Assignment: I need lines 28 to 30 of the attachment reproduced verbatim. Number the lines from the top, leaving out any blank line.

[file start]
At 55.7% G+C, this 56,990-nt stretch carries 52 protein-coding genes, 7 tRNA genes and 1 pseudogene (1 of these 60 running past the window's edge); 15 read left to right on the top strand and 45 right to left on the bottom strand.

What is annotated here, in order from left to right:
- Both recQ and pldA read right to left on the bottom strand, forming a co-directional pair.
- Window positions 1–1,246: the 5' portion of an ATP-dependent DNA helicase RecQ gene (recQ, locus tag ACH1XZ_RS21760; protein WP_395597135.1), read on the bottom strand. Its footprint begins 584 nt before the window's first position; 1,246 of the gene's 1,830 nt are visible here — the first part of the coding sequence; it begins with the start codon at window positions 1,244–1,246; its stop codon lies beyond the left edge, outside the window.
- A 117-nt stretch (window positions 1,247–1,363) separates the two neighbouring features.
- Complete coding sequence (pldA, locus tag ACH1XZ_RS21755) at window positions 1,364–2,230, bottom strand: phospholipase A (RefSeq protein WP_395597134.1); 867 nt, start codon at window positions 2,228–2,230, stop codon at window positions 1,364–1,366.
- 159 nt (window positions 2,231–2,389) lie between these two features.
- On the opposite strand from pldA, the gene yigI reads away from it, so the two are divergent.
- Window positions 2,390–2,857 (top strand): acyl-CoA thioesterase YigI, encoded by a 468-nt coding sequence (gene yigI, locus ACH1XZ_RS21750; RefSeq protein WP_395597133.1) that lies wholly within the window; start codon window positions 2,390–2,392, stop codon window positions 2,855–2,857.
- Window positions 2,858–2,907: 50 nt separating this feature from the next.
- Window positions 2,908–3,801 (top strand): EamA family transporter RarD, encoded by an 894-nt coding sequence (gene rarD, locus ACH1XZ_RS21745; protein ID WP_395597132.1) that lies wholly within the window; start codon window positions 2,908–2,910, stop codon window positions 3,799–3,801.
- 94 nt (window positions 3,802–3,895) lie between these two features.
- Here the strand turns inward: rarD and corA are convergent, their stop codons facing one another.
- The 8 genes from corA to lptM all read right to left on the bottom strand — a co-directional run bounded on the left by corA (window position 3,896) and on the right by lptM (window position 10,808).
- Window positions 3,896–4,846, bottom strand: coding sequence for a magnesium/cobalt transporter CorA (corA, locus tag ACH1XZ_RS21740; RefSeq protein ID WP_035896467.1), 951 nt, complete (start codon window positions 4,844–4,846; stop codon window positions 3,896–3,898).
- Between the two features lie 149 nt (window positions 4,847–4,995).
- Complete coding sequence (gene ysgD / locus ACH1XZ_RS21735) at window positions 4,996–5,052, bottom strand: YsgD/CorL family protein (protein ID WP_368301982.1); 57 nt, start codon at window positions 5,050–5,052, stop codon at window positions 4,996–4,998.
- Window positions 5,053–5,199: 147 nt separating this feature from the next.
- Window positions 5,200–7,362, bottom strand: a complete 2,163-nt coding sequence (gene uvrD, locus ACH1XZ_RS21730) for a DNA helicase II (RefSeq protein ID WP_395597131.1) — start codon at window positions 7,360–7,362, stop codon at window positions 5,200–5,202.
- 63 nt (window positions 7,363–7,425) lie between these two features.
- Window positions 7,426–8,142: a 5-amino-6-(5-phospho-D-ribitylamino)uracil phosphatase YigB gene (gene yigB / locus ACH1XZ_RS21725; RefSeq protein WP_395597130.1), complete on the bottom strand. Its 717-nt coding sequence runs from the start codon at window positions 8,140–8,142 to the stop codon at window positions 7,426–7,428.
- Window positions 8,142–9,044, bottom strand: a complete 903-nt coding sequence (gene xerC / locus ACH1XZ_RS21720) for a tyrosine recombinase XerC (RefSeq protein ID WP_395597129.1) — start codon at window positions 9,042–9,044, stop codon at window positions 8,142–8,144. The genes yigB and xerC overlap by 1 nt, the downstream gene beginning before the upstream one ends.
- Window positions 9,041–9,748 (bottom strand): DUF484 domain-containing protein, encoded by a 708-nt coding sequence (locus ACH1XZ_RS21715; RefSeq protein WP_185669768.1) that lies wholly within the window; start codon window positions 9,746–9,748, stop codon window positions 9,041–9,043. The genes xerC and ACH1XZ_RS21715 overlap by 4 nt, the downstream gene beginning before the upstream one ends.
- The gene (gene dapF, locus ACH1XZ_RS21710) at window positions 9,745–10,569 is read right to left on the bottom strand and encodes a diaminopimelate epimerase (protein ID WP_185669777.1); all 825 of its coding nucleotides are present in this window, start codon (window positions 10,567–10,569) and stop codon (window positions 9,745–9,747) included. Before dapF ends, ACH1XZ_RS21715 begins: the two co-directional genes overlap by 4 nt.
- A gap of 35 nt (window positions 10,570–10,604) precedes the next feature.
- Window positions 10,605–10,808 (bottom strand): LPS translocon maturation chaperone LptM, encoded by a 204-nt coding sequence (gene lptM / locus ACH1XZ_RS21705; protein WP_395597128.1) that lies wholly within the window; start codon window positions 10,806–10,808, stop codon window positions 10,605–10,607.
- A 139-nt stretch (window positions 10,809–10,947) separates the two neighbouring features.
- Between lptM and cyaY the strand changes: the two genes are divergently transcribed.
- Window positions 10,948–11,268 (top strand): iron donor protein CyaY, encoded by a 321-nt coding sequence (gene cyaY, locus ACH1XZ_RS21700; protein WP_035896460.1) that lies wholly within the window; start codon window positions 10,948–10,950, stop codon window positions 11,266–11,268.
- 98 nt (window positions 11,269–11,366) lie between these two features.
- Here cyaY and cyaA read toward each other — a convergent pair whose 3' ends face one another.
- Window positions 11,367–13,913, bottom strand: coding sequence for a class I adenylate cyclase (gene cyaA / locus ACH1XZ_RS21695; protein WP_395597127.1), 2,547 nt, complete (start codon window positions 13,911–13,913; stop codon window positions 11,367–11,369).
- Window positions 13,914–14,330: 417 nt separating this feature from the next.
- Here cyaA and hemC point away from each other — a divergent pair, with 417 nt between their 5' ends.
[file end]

- Between lptM and cyaY the strand changes: the two genes are divergently transcribed.
- Window positions 10,948–11,268 (top strand): iron donor protein CyaY, encoded by a 321-nt coding sequence (gene cyaY, locus ACH1XZ_RS21700; protein WP_035896460.1) that lies wholly within the window; start codon window positions 10,948–10,950, stop codon window positions 11,266–11,268.
- 98 nt (window positions 11,269–11,366) lie between these two features.